beverages – even a new microbrew tap room. It’s a handy resource for locals and within about a 10-15 minute (or less) drive from most of the area neighborhoods.
Here is a quick market summary of view homes in Hockinson with acreage:
12 Active Listings – $460,000 to $1,350,000
Average SQFT – 4,166
Average $/SQFT – $174
10 Pending – $424,900 to $900,000
Average SQFT– 3,492
Average $/SQFT – $180
14 Sold in last 3 Mos – $415,000 to $730,000
Average SQFT – 3,236
Average $/SQFT – $176
We specialize in ViewHomes of Clark County™. If you want to learn more about ViewHomes of Brush Prairie-Hockinson contact us today.
Nature Tweets Sweeter – Black Capped Chickadees
One of our favorite backyard birds is the little cheerful-looking, and cheerful sounding, Black-capped Chickadee. Chickadee is the North American name for birds that are called tits (no snickering please) in rest of the world where these birds are found. Tits is actually an old German word meaning something small. It makes sense to us.
We’ve been filling the feeder with their favorite black-oiled sunflower seeds, as well as suet to help them survive our crazy, cold winter this year. They are quite friendly and don’t seem to mind our presence in the yard with them. It’s interesting to watch them at the feeder too because they exhibit a complex flock hierarchy, allowing dominate birds to feed first.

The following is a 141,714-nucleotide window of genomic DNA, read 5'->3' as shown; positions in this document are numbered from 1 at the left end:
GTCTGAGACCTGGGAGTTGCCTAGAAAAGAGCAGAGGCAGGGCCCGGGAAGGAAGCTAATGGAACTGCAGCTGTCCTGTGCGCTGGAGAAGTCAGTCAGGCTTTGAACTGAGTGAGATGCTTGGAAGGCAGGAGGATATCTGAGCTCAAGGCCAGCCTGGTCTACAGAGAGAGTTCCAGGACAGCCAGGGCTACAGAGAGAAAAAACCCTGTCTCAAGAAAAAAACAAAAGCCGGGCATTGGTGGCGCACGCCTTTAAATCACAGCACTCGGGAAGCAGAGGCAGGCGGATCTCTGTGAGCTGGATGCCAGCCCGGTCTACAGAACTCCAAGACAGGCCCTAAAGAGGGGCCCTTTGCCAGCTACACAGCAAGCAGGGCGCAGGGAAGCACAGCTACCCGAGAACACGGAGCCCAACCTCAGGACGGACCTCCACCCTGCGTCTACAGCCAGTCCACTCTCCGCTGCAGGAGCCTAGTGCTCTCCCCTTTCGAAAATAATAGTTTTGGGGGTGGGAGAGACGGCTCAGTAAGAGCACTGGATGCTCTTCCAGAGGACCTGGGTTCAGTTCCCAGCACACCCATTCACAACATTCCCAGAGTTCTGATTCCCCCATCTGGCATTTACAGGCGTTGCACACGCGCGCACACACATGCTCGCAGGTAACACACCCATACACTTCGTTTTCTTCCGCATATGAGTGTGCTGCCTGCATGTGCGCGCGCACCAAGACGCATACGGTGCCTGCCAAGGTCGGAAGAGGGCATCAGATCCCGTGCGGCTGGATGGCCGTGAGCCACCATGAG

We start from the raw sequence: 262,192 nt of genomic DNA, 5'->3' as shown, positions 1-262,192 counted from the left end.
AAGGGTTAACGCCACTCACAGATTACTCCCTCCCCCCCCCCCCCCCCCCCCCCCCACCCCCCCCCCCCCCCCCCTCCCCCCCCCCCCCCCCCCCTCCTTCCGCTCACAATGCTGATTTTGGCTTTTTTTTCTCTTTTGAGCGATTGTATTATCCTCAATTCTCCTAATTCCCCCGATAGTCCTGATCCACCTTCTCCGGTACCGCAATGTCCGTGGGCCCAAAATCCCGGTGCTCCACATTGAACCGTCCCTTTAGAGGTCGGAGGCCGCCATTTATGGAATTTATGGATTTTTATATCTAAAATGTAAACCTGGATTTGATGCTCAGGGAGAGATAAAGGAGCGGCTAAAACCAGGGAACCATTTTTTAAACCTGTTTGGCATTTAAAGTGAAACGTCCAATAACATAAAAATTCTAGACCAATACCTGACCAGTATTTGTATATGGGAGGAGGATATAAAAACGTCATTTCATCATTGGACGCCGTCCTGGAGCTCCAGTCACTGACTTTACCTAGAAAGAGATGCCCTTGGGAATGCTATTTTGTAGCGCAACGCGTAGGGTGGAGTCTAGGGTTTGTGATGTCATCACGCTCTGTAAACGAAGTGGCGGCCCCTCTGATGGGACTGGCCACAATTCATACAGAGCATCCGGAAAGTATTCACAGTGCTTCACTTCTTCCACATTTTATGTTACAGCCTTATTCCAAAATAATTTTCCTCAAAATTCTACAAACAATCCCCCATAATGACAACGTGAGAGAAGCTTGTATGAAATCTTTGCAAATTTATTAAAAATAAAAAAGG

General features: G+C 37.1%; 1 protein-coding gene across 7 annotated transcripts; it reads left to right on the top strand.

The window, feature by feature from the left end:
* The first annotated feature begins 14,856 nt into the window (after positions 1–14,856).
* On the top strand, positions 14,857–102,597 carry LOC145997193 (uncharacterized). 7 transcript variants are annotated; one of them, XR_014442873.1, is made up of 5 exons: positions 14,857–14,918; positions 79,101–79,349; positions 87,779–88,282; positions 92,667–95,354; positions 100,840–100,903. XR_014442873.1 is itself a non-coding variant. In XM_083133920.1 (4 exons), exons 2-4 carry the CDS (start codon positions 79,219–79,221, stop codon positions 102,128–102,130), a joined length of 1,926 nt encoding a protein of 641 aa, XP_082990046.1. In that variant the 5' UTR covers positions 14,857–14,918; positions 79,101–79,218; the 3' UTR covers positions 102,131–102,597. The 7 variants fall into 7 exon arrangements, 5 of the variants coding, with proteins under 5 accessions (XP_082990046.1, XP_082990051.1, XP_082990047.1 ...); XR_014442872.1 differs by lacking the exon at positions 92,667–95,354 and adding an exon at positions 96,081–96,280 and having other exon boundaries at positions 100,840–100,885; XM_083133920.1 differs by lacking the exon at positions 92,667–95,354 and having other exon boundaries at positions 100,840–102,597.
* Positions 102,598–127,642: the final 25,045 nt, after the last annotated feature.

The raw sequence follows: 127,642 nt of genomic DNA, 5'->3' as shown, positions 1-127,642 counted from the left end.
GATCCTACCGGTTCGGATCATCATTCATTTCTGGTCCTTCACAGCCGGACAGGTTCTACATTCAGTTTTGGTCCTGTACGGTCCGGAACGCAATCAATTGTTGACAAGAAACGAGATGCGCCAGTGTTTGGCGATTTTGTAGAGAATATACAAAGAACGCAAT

The North American name for them is based on the sound the birds make, chick-a-dee-dee. However, our favorite tune to hear is their distinctive fee-bee-ee whistle. It always brings us a smile to hear the melodic song outside our windows. We also feel lucky that the fee-bee song is actually distinctly longer for chickadees in Oregon and Washington. We get it, the natural beauty of the Pacific Northwest is something to sing about.
I found this fun video, an Ode to Songbirds produced by students and teachers involved in an awesome program sponsored by the Tremont Institute, located within the Great Smokey Mountain National Park.
We have been celebrating the holiday season with Nature As Neighbors. December snow and cool temperatures have given us many delightful moments. We even caught ourselves dreaming of a White Christmas, and it’s likely going to come true. Not here in Clark County though, we’re heading to Bend, Oregon tomorrow to spend Christmas with our son’s family. There’s so much more magic in the air when you celebrate the holidays with children. We did want to take a moment to thank you for your support, business, and in some cases, friendship. Here’s a short video celebrating the many seasonal gifts of nature in December.